rX0 = 149.6e6;                      % Initial x coordinate
    rY0 = 149.6e6;                      % Initial y coordinate
    rZ0 = 149.6e6;                      % Initial z coordinate
    V_AX0 = 10000                       % Initial Velocity in x
    V_AY0 = 10000                       % Initial Velocity in y
    V_AZ0 = 10000                       % Initial Velocity in z

    r_vecIC = [rX0 rY0 rZ0];            % Initial possition vector
    Vel_vecIC = [V_AX0 V_AY0 V_AZ0];    % Initial velocity vector

    init_val = [r_vecIC Vel_vecIC];     %Initial values for ode23
    %% Numerical Integration
    % ode23
    [T,RV] = ode23(@(t,RV) Gravity(t, RV),T', init_val);
    % :,_ describes what row/collum that value relates to
    x_1 = RV(:,1);
    y_1 = RV(:,2);
    z_1 = RV(:,3);
    u_1 = RV(:,4);
    v_1 = RV(:,5);
    w_1 = RV(:,6);


    %%
    % Plot orbits
    % figure(1)
    % p0 = plot3(x_1 y_1 z_1);
    figure(1)
    p1 = plot3(X_E,Y_E,Z_E);
    figure(1)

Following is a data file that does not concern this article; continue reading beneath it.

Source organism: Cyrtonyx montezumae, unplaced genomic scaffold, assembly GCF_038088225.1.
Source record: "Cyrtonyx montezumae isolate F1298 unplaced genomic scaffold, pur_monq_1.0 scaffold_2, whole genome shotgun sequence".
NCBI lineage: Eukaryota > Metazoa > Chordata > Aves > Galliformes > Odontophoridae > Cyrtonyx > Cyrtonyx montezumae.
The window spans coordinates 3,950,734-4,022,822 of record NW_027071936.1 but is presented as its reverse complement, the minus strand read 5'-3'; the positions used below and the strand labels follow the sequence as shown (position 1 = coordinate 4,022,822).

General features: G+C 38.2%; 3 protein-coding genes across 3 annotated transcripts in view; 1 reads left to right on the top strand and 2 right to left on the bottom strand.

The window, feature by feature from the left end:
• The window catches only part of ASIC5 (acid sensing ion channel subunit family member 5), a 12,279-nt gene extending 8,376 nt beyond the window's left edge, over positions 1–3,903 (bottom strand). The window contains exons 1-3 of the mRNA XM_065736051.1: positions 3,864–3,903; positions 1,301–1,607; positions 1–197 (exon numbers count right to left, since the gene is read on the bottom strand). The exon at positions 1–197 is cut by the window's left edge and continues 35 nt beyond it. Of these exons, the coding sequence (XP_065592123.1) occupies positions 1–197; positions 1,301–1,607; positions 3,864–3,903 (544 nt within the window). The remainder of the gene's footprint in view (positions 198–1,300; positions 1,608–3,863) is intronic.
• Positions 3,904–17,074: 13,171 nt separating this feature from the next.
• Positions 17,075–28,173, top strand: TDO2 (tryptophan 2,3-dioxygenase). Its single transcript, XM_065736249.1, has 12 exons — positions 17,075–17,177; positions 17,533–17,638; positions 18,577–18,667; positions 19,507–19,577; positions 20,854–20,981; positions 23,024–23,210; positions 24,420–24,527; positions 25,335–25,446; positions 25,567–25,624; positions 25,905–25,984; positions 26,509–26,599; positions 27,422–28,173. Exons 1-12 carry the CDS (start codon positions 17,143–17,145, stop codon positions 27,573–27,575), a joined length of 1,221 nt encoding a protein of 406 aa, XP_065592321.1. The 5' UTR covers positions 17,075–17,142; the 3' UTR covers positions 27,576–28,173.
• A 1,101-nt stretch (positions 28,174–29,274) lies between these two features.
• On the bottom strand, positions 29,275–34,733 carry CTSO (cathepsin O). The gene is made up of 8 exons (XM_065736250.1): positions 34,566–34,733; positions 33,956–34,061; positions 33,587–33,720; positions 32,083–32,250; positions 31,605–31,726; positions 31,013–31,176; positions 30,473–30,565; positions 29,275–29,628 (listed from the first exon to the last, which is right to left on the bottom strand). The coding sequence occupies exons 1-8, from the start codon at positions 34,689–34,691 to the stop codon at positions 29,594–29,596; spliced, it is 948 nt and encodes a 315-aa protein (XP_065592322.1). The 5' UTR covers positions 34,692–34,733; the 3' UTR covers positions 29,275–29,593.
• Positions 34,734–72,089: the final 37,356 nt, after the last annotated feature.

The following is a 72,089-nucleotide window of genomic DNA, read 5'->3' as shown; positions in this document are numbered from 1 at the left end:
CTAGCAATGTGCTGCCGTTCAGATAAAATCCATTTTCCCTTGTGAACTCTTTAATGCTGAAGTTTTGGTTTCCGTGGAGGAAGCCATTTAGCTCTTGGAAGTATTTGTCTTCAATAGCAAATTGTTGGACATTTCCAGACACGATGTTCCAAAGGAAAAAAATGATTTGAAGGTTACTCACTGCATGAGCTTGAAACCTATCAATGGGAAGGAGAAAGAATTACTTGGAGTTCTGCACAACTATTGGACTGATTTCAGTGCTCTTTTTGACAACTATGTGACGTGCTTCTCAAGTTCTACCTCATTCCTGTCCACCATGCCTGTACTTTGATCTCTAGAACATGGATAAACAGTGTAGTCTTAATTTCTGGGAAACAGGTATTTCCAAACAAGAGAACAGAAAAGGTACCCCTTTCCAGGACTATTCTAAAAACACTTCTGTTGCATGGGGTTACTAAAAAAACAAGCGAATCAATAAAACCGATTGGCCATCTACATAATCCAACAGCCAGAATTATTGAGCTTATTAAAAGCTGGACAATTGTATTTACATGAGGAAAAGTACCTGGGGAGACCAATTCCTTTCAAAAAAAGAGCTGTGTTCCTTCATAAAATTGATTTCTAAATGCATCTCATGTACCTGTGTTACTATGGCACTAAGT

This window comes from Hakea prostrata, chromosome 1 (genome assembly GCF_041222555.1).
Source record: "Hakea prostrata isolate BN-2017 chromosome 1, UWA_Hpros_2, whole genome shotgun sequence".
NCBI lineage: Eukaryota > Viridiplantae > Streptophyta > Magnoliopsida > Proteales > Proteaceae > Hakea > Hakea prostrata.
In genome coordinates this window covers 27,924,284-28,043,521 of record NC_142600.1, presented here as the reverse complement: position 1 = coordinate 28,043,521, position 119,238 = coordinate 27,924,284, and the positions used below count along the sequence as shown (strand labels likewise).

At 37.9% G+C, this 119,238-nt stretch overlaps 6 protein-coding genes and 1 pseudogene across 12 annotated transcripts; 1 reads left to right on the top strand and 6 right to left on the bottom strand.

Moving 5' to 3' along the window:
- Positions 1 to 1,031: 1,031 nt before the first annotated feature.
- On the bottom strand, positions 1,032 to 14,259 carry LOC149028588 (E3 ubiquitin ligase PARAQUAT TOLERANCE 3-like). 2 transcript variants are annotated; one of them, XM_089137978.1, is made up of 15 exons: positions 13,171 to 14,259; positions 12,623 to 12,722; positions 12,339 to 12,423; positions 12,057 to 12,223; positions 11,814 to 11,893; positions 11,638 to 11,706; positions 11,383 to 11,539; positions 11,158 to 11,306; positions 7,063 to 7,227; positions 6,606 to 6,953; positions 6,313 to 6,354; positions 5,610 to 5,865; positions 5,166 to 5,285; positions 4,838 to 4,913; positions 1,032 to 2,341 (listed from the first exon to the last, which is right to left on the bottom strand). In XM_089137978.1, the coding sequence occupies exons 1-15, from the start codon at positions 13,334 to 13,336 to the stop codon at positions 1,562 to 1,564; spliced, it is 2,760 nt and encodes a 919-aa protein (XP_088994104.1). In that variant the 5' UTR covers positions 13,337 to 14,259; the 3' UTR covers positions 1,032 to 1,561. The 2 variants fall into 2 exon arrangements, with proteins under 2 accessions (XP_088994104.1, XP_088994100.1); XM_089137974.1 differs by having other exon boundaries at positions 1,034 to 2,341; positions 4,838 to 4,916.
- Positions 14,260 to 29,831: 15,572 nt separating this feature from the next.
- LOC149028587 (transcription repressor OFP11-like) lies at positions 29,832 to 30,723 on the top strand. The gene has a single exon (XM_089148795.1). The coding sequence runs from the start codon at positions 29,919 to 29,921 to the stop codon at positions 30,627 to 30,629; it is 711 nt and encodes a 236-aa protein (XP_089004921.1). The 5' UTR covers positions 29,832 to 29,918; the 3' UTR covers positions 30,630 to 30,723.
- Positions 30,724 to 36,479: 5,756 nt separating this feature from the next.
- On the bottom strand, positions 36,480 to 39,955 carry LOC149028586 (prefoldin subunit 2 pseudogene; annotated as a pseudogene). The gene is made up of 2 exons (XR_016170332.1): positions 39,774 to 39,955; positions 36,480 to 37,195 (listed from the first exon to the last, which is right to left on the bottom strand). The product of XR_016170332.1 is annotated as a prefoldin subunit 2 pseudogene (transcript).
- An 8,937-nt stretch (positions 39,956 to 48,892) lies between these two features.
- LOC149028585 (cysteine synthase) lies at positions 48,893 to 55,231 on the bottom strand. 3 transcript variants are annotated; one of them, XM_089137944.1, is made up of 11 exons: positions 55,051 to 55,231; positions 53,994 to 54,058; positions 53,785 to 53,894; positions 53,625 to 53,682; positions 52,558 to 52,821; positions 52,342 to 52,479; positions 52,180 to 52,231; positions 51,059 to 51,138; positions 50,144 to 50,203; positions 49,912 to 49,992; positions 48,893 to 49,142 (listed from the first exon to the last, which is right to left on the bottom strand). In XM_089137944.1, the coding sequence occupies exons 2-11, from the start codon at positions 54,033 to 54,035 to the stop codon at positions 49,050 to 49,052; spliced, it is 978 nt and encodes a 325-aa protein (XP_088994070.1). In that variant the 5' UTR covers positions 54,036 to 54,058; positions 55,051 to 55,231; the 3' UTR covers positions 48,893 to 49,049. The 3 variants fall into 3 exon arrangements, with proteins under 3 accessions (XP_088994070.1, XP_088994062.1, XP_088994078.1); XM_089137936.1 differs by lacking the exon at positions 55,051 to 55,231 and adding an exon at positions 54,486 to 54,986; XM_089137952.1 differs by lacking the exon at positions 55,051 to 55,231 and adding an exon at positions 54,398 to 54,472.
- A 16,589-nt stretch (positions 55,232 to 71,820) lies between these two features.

p2 = plot3(X_M,Y_M,Z_M);
    figure(1)
    p3 = plot3(X_J,Y_J,Z_J);
    legend([p1 p2 p3],'Earth','Mars','Jupiter')

    %Plot the Sun to check scale
    figure(1)
    r_S = 69570000;
    colormap(autumn(5));
    [x,y,z] = sphere(50);
    r = r_S;
    surf( r*x, r*y, r*z,'EdgeColor','y') % sphere with radius r_S centred at (0,0,0)
    title('Orbits of Earth, Mars and Jupiter')
    set(gca,'Color','k');
    axis equal
    hold on



    function  dRV = Gravity(t, RV)
    global T X_J Y_J Z_J X_M Y_M Z_M X_E Y_E Z_E mu_E mu_M mu_J mu_S

    X = R(1);
    Y = R(2);
    Z = R(3);
    VX = R(4);
    VY = R(5);
    VZ = R(6);

    % Interpolate Astronomical Data
    XE = spline(T, X_E, t);
    YE = spline(T, Y_E, t);
    ZE = spline(T, Z_E, t);
    R_E = [XE YE ZE];

    XM = spline(T, X_M, t);
    YM = spline(T, Y_M, t);
    ZM = spline(T, Z_M, t);
    R_M = [XM YM ZM];

    XJ = spline(T, X_J, t);
    YJ = spline(T, Y_J, t);
    ZJ = spline(T, Z_J, t);
    R_J = [XJ YJ ZJ];

    R_S = [0 0 0];

    F_E = mu_E*(R_E - R_A)/norm(R_E - R_A)^3;